The music producer and husband of Alicia Keys notes in a new interview that he doesn’t think the late rapper got a lot of ‘the…
The 59-year-old told medics his left nostril had been stuffy, drippy and lost its ability to smell for around two years.
They put a tiny camera up his nasal cavity to take a look and were stunned to see the wayward tooth, which was extracted with forceps.
The bizarre case, published in the BMJ Case Reports journal, says the man had been using steroids to treat his blocked nose.
HE then went to his local ear, nose and throat department at Aarhus University Hospital in Denmark, where a CT scan revealed a mucus-covered mass on the floor of his nasal cavity.
Medics still aren't entirely sure why it happened, and although rare, it is not completely unheard of.
TOOTH BE TOLD
Trauma or infections has been blamed in the past along with a cleft lip or cleft palate.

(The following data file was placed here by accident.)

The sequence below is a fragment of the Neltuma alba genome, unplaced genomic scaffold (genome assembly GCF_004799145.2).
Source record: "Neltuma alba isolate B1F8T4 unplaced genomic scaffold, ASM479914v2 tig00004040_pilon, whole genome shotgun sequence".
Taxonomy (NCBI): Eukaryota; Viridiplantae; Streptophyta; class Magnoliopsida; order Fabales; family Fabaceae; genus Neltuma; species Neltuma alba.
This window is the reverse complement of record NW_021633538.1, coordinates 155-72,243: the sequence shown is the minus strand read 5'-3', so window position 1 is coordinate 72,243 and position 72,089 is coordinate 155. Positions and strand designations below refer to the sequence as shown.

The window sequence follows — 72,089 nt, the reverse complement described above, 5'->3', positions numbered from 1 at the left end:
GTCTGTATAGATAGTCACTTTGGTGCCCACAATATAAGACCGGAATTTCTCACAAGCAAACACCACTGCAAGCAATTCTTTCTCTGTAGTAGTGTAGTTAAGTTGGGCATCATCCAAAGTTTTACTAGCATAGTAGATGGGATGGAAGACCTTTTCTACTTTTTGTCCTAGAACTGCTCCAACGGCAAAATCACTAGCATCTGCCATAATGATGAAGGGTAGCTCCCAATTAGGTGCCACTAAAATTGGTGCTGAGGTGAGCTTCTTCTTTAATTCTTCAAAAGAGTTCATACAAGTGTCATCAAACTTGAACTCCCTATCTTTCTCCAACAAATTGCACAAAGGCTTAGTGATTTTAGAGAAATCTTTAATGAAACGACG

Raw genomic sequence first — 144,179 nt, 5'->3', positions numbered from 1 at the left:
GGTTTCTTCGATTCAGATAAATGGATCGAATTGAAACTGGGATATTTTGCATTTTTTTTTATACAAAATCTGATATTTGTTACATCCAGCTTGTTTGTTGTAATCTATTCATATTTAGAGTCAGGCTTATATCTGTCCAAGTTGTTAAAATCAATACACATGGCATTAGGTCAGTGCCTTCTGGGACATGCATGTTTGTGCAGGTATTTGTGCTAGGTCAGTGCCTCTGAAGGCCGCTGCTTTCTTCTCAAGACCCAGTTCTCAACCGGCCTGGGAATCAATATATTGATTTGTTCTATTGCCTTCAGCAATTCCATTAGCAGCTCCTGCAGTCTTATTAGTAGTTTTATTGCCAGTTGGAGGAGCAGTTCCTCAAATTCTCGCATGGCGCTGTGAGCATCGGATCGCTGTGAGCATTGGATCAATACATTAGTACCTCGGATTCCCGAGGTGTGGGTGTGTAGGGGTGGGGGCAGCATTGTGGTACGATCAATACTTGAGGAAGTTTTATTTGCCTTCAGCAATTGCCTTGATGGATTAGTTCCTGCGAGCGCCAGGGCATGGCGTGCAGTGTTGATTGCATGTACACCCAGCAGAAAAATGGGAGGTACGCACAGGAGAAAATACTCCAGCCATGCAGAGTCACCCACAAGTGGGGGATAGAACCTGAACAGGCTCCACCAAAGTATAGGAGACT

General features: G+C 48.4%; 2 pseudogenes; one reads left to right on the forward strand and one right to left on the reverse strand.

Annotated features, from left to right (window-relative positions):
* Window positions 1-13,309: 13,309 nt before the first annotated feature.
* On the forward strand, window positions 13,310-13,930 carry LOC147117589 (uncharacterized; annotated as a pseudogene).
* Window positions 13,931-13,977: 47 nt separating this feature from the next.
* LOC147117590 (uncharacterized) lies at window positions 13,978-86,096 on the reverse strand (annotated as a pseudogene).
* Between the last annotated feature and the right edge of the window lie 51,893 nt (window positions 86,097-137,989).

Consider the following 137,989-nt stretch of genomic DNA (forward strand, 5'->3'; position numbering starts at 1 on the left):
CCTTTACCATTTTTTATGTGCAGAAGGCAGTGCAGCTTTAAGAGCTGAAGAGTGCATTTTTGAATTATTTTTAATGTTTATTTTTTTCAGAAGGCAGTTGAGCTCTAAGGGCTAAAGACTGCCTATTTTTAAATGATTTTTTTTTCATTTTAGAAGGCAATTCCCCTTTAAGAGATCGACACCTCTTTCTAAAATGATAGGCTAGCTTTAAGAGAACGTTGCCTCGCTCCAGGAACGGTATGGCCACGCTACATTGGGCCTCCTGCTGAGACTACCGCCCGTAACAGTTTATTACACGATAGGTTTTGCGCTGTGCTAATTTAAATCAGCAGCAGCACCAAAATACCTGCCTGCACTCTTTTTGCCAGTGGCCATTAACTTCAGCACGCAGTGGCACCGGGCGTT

In their reports, the doctors wrote: “In our case there was no obvious explanation.”
He had suffered a facial trauma in his youth when both his jaw and nose were fractured, but the doctors said this injury probably didn't cause the tooth to grow in his nose.
Instead, it's likely that the man had the tooth in his nose for most of his life, but he only started experiencing symptoms when the area became inflamed.
One month after the man's surgery, he had recovered and was no longer experiencing symptoms, the doctors said in the report.
And he wasn't the first person to have a pearly white growing in the wrong place.
In 2017, a Chinese woman who had suffered with persistent nosebleeds for decades was shocked to discover she had a fully-formed tooth growing upwards in her nose.
Additional teeth, also known as supernumerary teeth, are prevalent in as much as four percent of the population, according to a 2011 paper published in the Journal of Conservative Dentistry.
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